Readers who know author Michael J Malone from his dark and gritty crime novels will find "A Suitable Lie" a very different kind of book. Well, in some ways at least. There's a quote on the cover that describes it as "domestic noir" and it is certainly every bit as dark as the darkest of his crime novels. Perhaps because, on reflection, it is set against the background of a crime, albeit a crime that is, for the most part, very different in nature from those usually confronted by the author's protagonists.
Andy Boyd can't believe his luck when he is offered a second chance at happiness in life. His first wife died in childbirth, leaving him as a single parent with a small boy to look after, and a career as a high street banker to pursue. Even with help from his family, he finds coping a struggle, until he meets Anna. She's bright, beautiful and fun, and a woman he feels is out of his league. Yet for some reason she falls for him. More importantly, she grows to love his son like he is her own. It seems almost too good to be true.
It is. The first hint of trouble comes when Andy finds himself in hospital with a broken nose on his wedding night. Before long, Andy finds himself confronting a reality very different from the one he thought he was signing up for, and a wife who is often unrecognisably different from the person he thought he was marrying. But who is going to believe him if he tells them what is happening, given he is a large ex-rugby player, and she is the merest slip of a woman? Before long the situation is taking its toll on Andy, who finds himself withdrawing from friends and family and having increasing difficulty coping at work.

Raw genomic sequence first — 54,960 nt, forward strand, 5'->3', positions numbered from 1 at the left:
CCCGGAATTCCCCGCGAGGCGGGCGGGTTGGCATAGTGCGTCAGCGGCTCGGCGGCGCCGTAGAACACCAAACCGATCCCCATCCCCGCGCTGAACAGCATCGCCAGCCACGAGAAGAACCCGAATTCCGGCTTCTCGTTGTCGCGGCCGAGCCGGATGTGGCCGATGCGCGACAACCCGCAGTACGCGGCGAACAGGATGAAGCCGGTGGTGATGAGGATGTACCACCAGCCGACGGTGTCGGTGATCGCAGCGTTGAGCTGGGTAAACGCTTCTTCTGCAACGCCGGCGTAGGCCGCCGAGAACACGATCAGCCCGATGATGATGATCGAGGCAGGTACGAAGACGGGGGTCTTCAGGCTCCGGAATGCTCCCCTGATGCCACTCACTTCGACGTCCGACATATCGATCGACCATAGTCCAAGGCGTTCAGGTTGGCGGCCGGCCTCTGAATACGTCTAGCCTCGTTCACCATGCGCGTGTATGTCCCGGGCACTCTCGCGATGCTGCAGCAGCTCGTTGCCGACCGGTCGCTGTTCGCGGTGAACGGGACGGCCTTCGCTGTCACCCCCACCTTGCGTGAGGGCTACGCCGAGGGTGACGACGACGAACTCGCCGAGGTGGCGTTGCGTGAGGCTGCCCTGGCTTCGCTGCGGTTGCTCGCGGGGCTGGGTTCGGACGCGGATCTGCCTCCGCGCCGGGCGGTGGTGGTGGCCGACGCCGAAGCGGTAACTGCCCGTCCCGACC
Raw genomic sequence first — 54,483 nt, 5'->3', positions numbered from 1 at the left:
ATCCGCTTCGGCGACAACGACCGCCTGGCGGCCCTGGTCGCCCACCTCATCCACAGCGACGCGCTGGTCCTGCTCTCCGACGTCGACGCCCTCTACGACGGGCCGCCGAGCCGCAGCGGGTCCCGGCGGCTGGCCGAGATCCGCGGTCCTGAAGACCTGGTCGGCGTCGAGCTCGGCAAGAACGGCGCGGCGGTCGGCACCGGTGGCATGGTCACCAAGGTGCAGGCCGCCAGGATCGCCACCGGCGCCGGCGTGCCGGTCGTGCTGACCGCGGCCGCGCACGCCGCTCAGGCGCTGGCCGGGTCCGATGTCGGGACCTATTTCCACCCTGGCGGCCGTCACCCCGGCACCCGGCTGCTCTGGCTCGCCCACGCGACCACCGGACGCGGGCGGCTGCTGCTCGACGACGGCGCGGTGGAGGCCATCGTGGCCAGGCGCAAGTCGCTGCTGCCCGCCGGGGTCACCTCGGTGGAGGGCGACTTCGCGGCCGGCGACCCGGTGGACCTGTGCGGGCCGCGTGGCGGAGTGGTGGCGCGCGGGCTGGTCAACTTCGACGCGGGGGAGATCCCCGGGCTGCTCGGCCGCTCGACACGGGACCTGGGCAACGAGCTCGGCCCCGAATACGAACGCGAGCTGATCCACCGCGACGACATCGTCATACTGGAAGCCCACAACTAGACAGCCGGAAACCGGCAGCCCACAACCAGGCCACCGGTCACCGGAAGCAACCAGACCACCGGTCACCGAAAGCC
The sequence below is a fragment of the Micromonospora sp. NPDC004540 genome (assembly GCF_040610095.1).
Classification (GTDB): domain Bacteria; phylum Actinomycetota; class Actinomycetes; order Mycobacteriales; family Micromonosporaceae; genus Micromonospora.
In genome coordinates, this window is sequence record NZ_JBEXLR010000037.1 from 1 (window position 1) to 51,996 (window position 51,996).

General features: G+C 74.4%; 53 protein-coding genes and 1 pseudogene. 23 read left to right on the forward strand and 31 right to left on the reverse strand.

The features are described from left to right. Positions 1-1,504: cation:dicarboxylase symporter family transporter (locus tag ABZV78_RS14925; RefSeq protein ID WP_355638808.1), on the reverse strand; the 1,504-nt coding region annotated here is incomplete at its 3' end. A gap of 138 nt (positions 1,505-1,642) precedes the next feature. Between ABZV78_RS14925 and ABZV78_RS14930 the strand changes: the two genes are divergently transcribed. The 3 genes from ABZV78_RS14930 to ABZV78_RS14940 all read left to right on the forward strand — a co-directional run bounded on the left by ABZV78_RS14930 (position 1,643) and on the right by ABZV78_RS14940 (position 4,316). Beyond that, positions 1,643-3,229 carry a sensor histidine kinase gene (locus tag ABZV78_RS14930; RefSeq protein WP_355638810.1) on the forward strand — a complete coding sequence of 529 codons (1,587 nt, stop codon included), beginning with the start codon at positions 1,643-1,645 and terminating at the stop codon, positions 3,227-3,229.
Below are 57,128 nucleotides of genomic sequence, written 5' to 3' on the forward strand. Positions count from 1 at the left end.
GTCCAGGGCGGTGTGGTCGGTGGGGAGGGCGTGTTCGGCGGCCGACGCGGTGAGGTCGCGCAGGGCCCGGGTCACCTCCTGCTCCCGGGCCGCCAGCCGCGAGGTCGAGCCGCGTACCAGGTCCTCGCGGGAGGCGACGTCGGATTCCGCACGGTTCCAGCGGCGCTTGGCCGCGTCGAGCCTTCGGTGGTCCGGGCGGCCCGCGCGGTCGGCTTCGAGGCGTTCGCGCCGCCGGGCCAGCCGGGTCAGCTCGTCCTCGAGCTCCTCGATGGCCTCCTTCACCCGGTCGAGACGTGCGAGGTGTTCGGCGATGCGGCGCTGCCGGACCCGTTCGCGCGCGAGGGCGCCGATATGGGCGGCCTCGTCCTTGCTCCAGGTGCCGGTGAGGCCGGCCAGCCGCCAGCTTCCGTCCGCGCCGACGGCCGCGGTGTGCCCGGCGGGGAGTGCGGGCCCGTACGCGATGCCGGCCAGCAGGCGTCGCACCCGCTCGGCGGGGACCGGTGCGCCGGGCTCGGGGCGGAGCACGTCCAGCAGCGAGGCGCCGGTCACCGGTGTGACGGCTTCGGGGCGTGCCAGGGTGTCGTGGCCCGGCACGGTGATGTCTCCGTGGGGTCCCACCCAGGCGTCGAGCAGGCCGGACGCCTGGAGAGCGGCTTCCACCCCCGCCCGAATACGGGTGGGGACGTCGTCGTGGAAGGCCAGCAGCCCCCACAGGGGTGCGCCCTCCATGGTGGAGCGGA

"A Suitable Lie" by Michael J Malone is not an enjoyable book. But it is a compelling one: a book that draws you in and keeps you engaged as you witness events that are at times challenging and unpleasant. And as the pages turn you find yourself gripped by the desire to know how an increasingly impossible situation can be resolved. It's a sign of involvement when you find yourself urging Andy to address the issues confronting him, hoping against hope - and mounting evidence to the contrary - that he can somehow claw his way out of the increasingly deep hole in which he finds himself. Hoping against hope that he can win his way through to the better life he so obviously deserves. Does he succeed, and how are the central issues resolved? You'd not want us to spoil it for you...